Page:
<img height="1" width="1" style="display:none" src="https://www.facebook.com/tr?id=612681139262614&amp;ev=PageView&amp;noscript=1">
Skip to content

Need help? Talk to an expert: phone(904) 638-5743

Creating a Basic PowerApp Against a SQL Server Table

Creating a Basic PowerApp Against a SQL Server Table


If you’ve ever wanted to create a simple application for internal users to communicate or write back to a simple table, maybe a quota or performance review table, it’s easy to do with PowerApps.

In this first post of our Power Platform Pro Series, we’ll show you how quick and easy it is to build a simple application using PowerApps and importing to a SQL Server table.

The first step is to go to PowerApps.com to create a free account. Once your account is created, you’ll need some data. In our demo, our data is in Azure, but you can use an on premises database as well, where you’ll use a gateway to communicate with those databases.

So, let’s begin building an app:

  • I’ll start with a simple table I created that communicates with a list of salespeople and their quotas.
  • From here I open my PowerApps environment and from the ‘Make your own app’ screen, I’ll choose Start from Data.
    • When you Start from Data, you’ll see in the bottom of the box that it will make a phone application.
    • You’ll notice in the other areas – Canvas App from Blank and Model-driven app from Blank – that we can make a phone or tablet application.
  • The cool thing about PowerApps is it gives you the ability to build it once, then be able to install this application on the web and install on a phone app also by downloading the PowerApps application for your device of choice.
    • When you do this, the application will show up in your internal app store for that device.
  • When I click on Start from Data, it will open the Editor for PowerApps. This is completely inside the web experience of PowerApps.
  • In the Editor, you’ll see we can communicate with a bunch of areas like OneDrive for Business, Salesforce, SharePoint and Dynamics 365 to name a few.
  • For my demo, I’ll use SQL Server, so I hit the right button and it will ask me to which database I want to communicate with.
    • I already created a new connection to my timecard database.
  • When I point to that timecard database, it will ask me to choose which table I want to go to – I choose my Sales Quota table and hit connect.
  • This will create a very simple application that will give me access to things like create, read, update and delete records all inside of it.
  • PowerApps will build 3 screens for me: one for reading to read a list of all sales quotas, one for details to edit those quotas and one to insert, update or delete those quotas.
  • From here, it built a gallery for me, showing a list of all the people we currently have. We can use the play button or hold the Alt key and click on the arrow next to the names to preview the application.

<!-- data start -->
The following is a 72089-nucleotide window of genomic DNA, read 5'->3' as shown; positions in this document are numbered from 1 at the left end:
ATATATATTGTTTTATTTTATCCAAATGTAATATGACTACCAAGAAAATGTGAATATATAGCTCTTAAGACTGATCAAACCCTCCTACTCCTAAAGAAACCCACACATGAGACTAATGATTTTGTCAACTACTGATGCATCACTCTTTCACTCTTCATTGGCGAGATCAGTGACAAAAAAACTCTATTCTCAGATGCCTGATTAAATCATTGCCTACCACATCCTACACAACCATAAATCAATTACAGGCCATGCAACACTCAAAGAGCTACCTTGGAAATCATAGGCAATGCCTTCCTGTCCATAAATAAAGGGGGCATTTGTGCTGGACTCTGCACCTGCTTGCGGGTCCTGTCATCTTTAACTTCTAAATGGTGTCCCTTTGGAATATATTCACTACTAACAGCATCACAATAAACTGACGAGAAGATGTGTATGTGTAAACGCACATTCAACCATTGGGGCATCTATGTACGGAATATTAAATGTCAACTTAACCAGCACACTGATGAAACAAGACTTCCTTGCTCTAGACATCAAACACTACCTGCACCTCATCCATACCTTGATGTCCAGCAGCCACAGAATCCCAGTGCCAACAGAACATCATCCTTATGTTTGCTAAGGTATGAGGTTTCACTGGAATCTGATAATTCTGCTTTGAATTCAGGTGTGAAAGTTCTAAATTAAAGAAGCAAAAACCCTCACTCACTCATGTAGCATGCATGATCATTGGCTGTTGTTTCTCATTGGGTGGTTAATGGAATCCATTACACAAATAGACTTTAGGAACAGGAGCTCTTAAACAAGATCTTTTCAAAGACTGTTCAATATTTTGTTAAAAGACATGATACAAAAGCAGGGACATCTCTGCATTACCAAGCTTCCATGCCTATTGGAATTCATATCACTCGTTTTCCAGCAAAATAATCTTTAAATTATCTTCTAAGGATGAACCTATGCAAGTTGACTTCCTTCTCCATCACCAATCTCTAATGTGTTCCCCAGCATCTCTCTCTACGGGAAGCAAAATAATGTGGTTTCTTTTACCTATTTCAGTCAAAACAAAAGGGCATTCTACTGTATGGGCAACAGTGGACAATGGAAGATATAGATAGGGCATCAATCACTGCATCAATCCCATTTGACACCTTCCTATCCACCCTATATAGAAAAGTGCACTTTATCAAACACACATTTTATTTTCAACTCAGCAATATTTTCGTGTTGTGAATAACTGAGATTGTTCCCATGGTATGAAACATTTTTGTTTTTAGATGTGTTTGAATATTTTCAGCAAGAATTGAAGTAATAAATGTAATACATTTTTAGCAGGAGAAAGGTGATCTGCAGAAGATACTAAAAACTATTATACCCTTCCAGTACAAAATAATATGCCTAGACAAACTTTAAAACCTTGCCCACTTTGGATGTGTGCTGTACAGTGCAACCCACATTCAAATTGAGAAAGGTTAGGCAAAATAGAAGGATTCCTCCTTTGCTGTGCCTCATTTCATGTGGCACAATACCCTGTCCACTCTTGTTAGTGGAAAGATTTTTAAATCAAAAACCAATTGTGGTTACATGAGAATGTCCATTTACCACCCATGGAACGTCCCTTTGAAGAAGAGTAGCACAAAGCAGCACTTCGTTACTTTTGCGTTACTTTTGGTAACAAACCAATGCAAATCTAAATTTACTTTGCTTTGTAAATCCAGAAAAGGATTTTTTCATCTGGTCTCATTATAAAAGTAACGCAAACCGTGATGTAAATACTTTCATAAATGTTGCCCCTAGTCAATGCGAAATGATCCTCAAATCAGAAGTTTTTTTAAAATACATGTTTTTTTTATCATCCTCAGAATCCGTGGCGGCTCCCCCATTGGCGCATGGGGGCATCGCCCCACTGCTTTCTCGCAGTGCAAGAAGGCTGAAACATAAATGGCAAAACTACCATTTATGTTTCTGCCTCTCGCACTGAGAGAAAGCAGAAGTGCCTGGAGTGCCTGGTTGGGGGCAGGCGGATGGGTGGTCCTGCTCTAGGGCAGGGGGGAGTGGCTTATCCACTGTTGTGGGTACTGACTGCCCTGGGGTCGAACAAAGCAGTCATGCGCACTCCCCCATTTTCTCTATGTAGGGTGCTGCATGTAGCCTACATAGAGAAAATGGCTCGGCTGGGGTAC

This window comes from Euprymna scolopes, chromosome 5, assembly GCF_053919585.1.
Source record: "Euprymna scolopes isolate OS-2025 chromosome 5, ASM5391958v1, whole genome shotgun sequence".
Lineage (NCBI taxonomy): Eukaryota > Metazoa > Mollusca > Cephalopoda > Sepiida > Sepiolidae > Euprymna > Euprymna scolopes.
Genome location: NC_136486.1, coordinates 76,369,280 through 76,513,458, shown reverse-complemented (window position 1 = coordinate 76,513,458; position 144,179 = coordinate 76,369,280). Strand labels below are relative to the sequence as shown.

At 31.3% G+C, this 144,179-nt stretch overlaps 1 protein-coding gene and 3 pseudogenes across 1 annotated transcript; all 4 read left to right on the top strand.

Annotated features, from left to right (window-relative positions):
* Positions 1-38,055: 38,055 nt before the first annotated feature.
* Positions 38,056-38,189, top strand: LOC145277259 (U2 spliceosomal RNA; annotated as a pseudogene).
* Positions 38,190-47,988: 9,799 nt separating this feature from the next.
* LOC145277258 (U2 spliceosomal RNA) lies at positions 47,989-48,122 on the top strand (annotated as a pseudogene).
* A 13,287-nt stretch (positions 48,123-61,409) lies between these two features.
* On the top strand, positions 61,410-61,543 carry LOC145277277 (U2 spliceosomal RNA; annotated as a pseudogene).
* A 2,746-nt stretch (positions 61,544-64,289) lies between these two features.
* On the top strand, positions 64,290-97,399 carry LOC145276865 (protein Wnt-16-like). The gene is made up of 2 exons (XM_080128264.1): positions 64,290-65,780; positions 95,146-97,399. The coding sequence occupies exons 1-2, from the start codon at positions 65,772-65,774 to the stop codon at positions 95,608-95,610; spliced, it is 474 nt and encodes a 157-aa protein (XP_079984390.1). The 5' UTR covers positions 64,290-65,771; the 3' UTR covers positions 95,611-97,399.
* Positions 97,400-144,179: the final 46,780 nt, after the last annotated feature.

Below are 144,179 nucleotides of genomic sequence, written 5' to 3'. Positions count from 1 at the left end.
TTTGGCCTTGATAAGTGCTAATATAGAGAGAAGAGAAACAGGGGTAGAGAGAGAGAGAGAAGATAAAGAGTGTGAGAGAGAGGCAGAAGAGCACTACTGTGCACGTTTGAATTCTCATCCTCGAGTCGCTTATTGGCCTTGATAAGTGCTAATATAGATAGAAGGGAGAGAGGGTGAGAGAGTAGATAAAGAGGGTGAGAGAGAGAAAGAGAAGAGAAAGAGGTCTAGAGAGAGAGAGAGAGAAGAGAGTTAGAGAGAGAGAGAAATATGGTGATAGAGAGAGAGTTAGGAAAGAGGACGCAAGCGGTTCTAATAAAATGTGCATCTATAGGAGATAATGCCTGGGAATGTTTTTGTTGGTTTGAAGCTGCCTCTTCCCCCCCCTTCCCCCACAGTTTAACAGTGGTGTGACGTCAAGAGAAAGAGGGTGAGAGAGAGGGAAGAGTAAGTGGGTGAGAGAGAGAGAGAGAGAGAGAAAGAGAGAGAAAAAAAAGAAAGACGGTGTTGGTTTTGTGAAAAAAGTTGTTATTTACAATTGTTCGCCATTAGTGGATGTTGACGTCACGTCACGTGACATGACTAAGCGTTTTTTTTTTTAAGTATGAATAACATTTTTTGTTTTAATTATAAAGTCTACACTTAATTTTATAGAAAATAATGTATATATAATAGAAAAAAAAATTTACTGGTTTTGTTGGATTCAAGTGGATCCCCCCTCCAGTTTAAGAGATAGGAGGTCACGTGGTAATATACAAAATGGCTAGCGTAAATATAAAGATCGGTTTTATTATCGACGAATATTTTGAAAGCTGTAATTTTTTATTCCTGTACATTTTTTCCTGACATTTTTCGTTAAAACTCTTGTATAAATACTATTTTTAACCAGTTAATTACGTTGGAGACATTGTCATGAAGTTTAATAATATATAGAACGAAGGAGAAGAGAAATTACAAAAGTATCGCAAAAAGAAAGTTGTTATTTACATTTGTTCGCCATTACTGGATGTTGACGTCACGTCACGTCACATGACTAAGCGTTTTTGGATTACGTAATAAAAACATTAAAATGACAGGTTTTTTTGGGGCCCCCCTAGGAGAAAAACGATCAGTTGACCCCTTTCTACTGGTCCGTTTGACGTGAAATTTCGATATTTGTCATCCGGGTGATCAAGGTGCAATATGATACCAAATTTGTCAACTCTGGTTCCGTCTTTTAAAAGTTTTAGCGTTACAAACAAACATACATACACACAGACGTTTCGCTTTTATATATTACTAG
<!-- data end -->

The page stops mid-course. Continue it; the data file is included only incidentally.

• In the Preview I can see a salesperson’s quota and hit the pencil icon to make edits or delete. I can also use the back button and get to the + button and add a new salesperson.
  • Once I check out the Preview, I hit the Play button.
  • This application only took about 30 seconds to build!
  • Once I’m done and close out the Preview mode, I can select the table and see all the code that was created in the bar at the top.
  • With the table selected, I can go over to the right and change what I want to show; for example, I can edit the fields and possibly add a title and subtitle. There’s a lot of customization we can do.
  • Finally, once all your customizations are done, you can deploy this out so other users can interact with this. To do this we simply save it and publish it to our environment by clicking Share This App and Send an Email to invite new users.
  • When published, other users can see and run these applications, as well as edit the app if they have the permissions to do so. They can run it on their phone, website or other places we allow, such as SharePoint and Dynamics CRM, so it’s a great multi-platform environment.
  • You can also make a user a co-owner so they can manage the application as well. Additionally, you can work on multiple versions of the app, so you can do production type tests, but users will only see the versions that you publish and share with them.

I hope you enjoyed this quick demo on how to easily build a simple application using PowerApps and importing it to a SQL Server table. In our Power Platform Pro Series, we’ll show you how to do many things in the Microsoft Power Platform (PowerApps, Power BI and Microsoft Flow).

To subscribe to this series, simply text “PowerPlatform” to 55222 and get weekly tips and updates for all three of these incredible tools from Microsoft from the pros here at Pragmatic Works.

Sign-up now and get instant access

Leave a comment

Free Trial

On-demand learning

Most Recent

private training

Hackathons, enterprise training, virtual monitoring